Who hasn’t experienced the distraction caused when a young child cries or gets too noisy? From the priest, to the deacons, and all the way down to the people surrounding the father and/or mother with the child, the tension and frustration is almost palpable. The parents too are distracted, not just by their noisy child, but by the emotional disturbance they feel when inundated with all of the varying glances they receive, with all those eyes telling them: “Quiet that child down, or leave.” And if it is deemed a sufficient nuisance to the priest (at least in the Coptic Church), many, if not most, will give the parent the “silent treatment”—that moment in liturgy when the priest stops praying, joining the chorus of dissenters in silence, sending a clear message to the parent(s) in the absence of prayer: “Your baby is distracting me and the entire church. We won’t move on until you’ve done something about it.”
What is the church to do? From the clergy to the lay person attending the service, how has the church historically viewed noise in church, and the place of children? Today, what should be our stance? Continue reading →
Here I continue the second and final part of relaying Francella Brown’s conversion story, from a life lived away from God, to one that was closer to Him and developed further in her joining the Coptic Orthodox Church. For part one, please click here.
Recently, through a mutual acquaintance (Fr. Anthony Messeh), I was introduced to Francella Brown when she planned a trip to Atlanta to visit the St. Mary & St. Demiana Convent. In spite of a very short time knowing her, it’s hard not to immediately embrace her infectious personality, and I regard her as a very dear friend. Of course, after confirming she was a convert to Orthodoxy, I had to ask her about her background and what led her to wanting to come visit a Coptic convent. With her permission, I recorded her inspirational story so that I may share it with others, for the glory of God. I’m providing her story as a recorded podcast, as well as in written blog posts, in two parts.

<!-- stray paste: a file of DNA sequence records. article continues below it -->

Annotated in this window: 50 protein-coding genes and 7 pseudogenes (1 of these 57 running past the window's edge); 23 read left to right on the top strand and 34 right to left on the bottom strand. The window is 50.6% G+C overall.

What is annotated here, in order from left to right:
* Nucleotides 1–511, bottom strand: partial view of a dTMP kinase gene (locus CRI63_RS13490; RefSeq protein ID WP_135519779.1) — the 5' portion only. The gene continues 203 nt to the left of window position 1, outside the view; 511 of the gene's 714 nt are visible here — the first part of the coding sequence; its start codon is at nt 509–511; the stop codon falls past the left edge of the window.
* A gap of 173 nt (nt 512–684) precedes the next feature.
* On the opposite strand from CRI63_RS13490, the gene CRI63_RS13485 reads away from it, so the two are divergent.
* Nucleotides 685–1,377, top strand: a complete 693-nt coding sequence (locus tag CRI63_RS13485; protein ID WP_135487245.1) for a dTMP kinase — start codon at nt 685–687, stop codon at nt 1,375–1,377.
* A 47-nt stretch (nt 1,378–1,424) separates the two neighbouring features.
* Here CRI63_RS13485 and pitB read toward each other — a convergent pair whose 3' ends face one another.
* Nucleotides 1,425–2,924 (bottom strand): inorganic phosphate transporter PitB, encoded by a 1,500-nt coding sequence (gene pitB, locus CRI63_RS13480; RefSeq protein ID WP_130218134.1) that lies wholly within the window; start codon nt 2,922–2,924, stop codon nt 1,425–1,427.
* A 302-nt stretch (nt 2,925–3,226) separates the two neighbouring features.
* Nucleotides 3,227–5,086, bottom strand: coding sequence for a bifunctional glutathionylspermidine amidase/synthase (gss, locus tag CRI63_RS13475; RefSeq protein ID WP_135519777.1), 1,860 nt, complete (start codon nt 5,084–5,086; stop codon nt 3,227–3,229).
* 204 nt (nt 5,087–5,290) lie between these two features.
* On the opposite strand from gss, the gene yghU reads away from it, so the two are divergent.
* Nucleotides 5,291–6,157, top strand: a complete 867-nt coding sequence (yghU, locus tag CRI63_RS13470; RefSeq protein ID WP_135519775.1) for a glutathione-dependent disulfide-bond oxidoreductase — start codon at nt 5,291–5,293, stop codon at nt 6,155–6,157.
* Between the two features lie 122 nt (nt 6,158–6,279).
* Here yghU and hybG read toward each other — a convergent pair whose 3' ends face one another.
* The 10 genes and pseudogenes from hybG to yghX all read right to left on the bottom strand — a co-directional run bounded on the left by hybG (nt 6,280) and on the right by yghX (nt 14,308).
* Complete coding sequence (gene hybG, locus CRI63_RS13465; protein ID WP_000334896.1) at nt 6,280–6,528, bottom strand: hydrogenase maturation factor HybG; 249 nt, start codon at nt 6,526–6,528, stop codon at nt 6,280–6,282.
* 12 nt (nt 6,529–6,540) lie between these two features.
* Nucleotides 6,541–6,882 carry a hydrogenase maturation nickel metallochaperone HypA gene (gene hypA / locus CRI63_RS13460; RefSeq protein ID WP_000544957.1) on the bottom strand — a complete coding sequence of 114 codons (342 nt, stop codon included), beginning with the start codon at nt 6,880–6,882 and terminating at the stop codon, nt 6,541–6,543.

“We should stop using Coptic in the Coptic Church,” is what I’ve been hearing these days by many. How did we get to this point? Should we stop using the Coptic language in the Coptic Church in the diaspora? Recently His Holiness Pope Tawadros II and previously the late Pope Shenouda III seemed to express support for adapting to new cultures to include allowing no use of the Coptic language (see videos below). I’m curious to get your thoughts.
At the end of the Super Bowl, the Seattle Seahawks were a yard away from victory when, to the surprise of everyone, a rookie named Malcolm Butler intercepts a (very ill-advised) pass and the game ends with a New England Patriots victory. What many may not have noticed is how Butler reacted on the sideline after the play was over. As he is being congratulated by teammates, an extremely emotional Butler continued to shake his head in disbelief and then points up, towards the heavens, apparently to either give credit to or thank God for the victory. Later on Butler gave an interview and said this:
I just had a vision that I was going to make a big play, and it came true. And I’m just blessed. … I don’t know how I knew what was going to happen, but I did … I just read the play and made a play.”
How many times do we see players thanking God in some form or fashion for winning a game, or asking that He make them victors? Or how about when a pastor prays for a particular sports team to be victorious, or when a team gathers before a game to pray? What is the purpose, and should we be involving God in this way? More importantly, should we believe He involves Himself in this way? Continue reading →